People v. Luna

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[Crim. No. 5534. Second Dist., Div. Three. Apr. 10, 1956.]

THE PEOPLE, Respondent, v. JOE VARGAS LUNA et al., Defendants; LUIS NESTOR LOPEZ, Appellant.


Albert C. S. Ramsey for Appellant.

Edmund G. Brown, Attorney General, and Norman H. Sokolow, Deputy Attorney General, for Respondent.



Joe Vargas Luna and Luis Nestor Lopez were jointly charged with two offenses of assault by means of force likely to produce great bodily injury, in Count I of an assault upon Joe E. Vigil, in Count II of an assault upon Johnny Barajas. In a jury trial they were acquitted of assault upon Vigil and convicted under Count II of the lesser offense of assault upon Barajas. Lopez made a motion for new trial which was denied; proceedings were suspended and he was granted probation, one of the conditions being that he spend two months in the county jail. He appeals from the judgment and the order denying his motion for new trial. [140 Cal. App. 2d 663]

The grounds of appeal are that the evidence was legally insufficient to prove that Lopez either assaulted Barajas or aided and abetted Luna in assaulting him, and that having been acquitted of an assault upon Vigil, this amounted to an acquittal of the accusation of assault upon Barajas.

Defendant contends there was no evidence that he struck Barajas and this contention is not seriously challenged by the People. But it is nevertheless contended in urging affirmance of the judgment that there was sufficient evidence to prove that Lopez aided and abetted Luna in the assault upon Barajas, which, admittedly, Luna committed. We have concluded that the evidence was not legally insufficient to justify the verdict against Lopez.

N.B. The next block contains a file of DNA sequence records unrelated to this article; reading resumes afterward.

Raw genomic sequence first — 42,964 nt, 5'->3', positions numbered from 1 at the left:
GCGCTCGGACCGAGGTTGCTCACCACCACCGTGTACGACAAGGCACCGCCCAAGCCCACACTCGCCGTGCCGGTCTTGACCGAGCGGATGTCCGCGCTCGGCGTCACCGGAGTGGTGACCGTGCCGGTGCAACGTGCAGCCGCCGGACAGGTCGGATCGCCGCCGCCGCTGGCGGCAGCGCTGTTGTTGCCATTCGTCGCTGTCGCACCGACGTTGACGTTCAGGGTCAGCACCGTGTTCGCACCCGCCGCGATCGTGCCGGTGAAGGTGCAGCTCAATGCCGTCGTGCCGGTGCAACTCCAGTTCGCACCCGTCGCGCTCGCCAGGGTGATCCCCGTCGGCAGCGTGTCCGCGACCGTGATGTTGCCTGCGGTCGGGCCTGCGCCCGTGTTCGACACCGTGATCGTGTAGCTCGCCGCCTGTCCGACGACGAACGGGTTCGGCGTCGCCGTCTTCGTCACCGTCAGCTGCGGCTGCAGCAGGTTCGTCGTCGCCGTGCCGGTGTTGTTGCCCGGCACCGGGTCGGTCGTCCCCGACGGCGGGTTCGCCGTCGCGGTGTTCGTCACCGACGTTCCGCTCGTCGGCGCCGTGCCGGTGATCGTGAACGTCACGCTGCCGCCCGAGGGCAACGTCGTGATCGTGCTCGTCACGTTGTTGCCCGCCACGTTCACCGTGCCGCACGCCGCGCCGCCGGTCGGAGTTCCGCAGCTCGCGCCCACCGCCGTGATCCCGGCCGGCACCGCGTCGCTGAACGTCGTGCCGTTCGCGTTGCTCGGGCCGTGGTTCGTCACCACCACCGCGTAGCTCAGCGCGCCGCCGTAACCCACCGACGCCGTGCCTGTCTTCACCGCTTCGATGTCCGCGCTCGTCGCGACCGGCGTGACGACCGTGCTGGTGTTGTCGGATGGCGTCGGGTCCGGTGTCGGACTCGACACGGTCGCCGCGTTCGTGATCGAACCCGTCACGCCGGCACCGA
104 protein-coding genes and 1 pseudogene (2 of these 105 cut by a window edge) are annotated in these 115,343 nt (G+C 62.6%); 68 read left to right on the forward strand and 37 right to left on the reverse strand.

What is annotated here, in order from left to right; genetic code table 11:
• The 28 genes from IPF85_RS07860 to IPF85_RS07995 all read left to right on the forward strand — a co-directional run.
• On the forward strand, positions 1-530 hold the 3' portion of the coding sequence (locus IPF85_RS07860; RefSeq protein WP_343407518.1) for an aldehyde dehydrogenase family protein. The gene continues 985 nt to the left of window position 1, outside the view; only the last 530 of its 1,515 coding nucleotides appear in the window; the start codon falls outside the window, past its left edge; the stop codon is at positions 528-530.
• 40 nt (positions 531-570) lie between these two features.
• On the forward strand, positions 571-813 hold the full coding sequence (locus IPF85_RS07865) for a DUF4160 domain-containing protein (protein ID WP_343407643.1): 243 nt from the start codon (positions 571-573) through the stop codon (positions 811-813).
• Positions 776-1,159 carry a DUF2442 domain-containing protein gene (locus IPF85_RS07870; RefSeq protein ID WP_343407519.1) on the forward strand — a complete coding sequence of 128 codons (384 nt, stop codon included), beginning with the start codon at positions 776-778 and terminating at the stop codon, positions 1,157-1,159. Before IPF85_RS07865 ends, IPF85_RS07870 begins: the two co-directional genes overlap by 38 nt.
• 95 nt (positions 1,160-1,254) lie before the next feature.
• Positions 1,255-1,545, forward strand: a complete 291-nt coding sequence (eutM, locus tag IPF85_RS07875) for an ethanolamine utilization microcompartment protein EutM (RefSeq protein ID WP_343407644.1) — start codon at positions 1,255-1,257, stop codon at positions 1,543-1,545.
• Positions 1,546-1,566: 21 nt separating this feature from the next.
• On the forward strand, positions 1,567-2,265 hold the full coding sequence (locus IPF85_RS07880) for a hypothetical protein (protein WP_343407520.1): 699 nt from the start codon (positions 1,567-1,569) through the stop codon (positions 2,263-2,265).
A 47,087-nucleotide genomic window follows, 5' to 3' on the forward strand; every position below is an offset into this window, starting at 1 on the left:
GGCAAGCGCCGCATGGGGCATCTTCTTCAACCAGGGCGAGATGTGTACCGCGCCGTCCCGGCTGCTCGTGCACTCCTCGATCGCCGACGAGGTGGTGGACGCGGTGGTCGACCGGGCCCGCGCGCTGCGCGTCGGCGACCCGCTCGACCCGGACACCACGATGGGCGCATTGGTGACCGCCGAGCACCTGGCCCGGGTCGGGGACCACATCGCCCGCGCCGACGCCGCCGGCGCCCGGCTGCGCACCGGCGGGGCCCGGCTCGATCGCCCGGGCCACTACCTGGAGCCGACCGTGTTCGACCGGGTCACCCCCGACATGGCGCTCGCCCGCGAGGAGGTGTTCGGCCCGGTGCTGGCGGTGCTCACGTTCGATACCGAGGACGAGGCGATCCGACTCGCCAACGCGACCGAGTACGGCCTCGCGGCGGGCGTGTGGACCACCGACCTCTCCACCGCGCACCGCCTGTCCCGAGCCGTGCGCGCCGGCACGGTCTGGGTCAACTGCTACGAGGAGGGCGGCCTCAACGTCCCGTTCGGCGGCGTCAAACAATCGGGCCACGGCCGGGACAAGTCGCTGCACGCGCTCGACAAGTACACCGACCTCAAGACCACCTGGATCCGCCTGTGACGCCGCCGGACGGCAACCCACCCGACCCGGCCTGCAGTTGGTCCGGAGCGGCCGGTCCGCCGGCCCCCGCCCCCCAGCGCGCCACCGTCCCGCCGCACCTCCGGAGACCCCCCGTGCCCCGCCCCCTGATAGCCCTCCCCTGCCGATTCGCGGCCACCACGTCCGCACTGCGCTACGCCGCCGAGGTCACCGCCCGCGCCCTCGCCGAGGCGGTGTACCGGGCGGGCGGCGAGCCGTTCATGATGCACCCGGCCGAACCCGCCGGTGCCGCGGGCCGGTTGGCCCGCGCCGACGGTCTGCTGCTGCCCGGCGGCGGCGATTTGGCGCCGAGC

The altercation from which the charges arose took place on a parking lot not far from a dance hall on the Pike in Long Beach. At 1 a. m., when the dance was over, three Mexican girls, Ophelia, Rosemary and Lucy, found themselves in the company of five sailors, Quirarte, Crabtree, Keller, Vigil and Barajas. The boys offered to drive the girls to the lot where their car was parked and they walked together to a nearby lot where the car of Barajas was parked. Three of the boys and two of the girls got into the rear of the car. Barajas took the wheel, Vigil sat next to him and Ophelia sat next to the right-hand door. Luna and Lopez came up, evidently some words were passed; Luna and Lopez came to the car and Luna held open the right-hand door with his shoulder so Ophelia could not close it. He then went around to the opposite door and invited Barajas to fight and opened the door. Luna was seen to have a metal object in his hand; Barajas refused to fight unless Luna would empty his pockets. The latter jumped over a low fence at the front of the car and did not empty his pockets, jumped back, struck at Barajas through the open window, put his foot through and kicked Barajas in the face, who kicked back at him; Luna was seen to take something from his pocket.

While Luna was holding the right-hand door open Lopez was standing by; when Luna went to the left side of the car Lopez went with him and stood by him. When other sailors started to leave the car on the right-hand side the two then went to the rear of the car. When Vigil was encountered coming around the rear some words were exchanged; Lopez hit Vigil and Luna also struck him. Vigil's lip was cut and there was blood on the hands of both Luna and Lopez, who then ran away. They were stopped by a police officer and [140 Cal. App. 2d 664] searched; a beer can opener was found on Luna. Both denied they had been in a fight in a parking lot. Lopez had cuts on the fingers of his right hand. A girl came up and told the officers about the fight and the suspects and Vigil were taken to a hospital. Vigil's mouth was split and he had two teeth knocked out.